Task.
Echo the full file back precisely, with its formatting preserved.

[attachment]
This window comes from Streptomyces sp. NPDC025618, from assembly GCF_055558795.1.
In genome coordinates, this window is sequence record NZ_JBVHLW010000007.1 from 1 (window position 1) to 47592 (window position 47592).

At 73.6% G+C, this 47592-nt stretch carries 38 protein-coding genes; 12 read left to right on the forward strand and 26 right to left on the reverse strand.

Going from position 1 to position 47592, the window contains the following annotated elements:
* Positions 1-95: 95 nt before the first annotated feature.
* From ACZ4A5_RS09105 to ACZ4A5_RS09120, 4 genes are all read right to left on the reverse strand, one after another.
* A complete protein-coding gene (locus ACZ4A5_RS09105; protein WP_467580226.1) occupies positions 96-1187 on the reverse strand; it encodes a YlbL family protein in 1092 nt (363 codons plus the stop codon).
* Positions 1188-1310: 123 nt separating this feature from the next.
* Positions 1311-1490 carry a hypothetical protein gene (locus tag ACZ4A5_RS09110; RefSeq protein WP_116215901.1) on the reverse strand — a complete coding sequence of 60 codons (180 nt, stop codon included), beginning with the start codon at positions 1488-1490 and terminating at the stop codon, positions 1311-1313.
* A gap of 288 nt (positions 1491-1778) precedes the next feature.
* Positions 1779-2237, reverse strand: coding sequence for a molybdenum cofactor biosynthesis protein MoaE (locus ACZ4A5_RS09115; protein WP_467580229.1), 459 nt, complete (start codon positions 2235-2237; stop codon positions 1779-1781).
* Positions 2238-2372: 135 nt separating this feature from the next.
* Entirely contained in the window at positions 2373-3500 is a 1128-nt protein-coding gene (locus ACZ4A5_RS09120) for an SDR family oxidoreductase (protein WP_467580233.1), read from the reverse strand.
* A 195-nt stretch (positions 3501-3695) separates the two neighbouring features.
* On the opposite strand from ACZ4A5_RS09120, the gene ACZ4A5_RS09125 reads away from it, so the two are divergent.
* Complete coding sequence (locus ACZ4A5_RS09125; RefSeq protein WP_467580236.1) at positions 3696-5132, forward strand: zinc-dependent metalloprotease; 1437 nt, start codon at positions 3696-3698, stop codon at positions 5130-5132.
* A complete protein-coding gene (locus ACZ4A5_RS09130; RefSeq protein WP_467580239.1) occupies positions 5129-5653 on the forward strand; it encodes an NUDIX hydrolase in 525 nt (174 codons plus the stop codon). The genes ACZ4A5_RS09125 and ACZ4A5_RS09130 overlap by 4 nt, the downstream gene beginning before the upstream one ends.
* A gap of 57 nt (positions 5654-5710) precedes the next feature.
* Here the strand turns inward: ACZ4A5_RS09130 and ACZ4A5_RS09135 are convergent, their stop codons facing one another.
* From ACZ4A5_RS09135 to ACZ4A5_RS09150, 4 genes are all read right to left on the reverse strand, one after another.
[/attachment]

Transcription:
This window comes from Streptomyces sp. NPDC025618, from assembly GCF_055558795.1.
In genome coordinates, this window is sequence record NZ_JBVHLW010000007.1 from 1 (window position 1) to 47592 (window position 47592).

At 73.6% G+C, this 47592-nt stretch carries 38 protein-coding genes; 12 read left to right on the forward strand and 26 right to left on the reverse strand.

Going from position 1 to position 47592, the window contains the following annotated elements:
* Positions 1-95: 95 nt before the first annotated feature.
* From ACZ4A5_RS09105 to ACZ4A5_RS09120, 4 genes are all read right to left on the reverse strand, one after another.
* A complete protein-coding gene (locus ACZ4A5_RS09105; protein WP_467580226.1) occupies positions 96-1187 on the reverse strand; it encodes a YlbL family protein in 1092 nt (363 codons plus the stop codon).
* Positions 1188-1310: 123 nt separating this feature from the next.
* Positions 1311-1490 carry a hypothetical protein gene (locus tag ACZ4A5_RS09110; RefSeq protein WP_116215901.1) on the reverse strand — a complete coding sequence of 60 codons (180 nt, stop codon included), beginning with the start codon at positions 1488-1490 and terminating at the stop codon, positions 1311-1313.
* A gap of 288 nt (positions 1491-1778) precedes the next feature.
* Positions 1779-2237, reverse strand: coding sequence for a molybdenum cofactor biosynthesis protein MoaE (locus ACZ4A5_RS09115; protein WP_467580229.1), 459 nt, complete (start codon positions 2235-2237; stop codon positions 1779-1781).
* Positions 2238-2372: 135 nt separating this feature from the next.
* Entirely contained in the window at positions 2373-3500 is a 1128-nt protein-coding gene (locus ACZ4A5_RS09120) for an SDR family oxidoreductase (protein WP_467580233.1), read from the reverse strand.
* A 195-nt stretch (positions 3501-3695) separates the two neighbouring features.
* On the opposite strand from ACZ4A5_RS09120, the gene ACZ4A5_RS09125 reads away from it, so the two are divergent.
* Complete coding sequence (locus ACZ4A5_RS09125; RefSeq protein WP_467580236.1) at positions 3696-5132, forward strand: zinc-dependent metalloprotease; 1437 nt, start codon at positions 3696-3698, stop codon at positions 5130-5132.
* A complete protein-coding gene (locus ACZ4A5_RS09130; RefSeq protein WP_467580239.1) occupies positions 5129-5653 on the forward strand; it encodes an NUDIX hydrolase in 525 nt (174 codons plus the stop codon). The genes ACZ4A5_RS09125 and ACZ4A5_RS09130 overlap by 4 nt, the downstream gene beginning before the upstream one ends.
* A gap of 57 nt (positions 5654-5710) precedes the next feature.
* Here the strand turns inward: ACZ4A5_RS09130 and ACZ4A5_RS09135 are convergent, their stop codons facing one another.
* From ACZ4A5_RS09135 to ACZ4A5_RS09150, 4 genes are all read right to left on the reverse strand, one after another.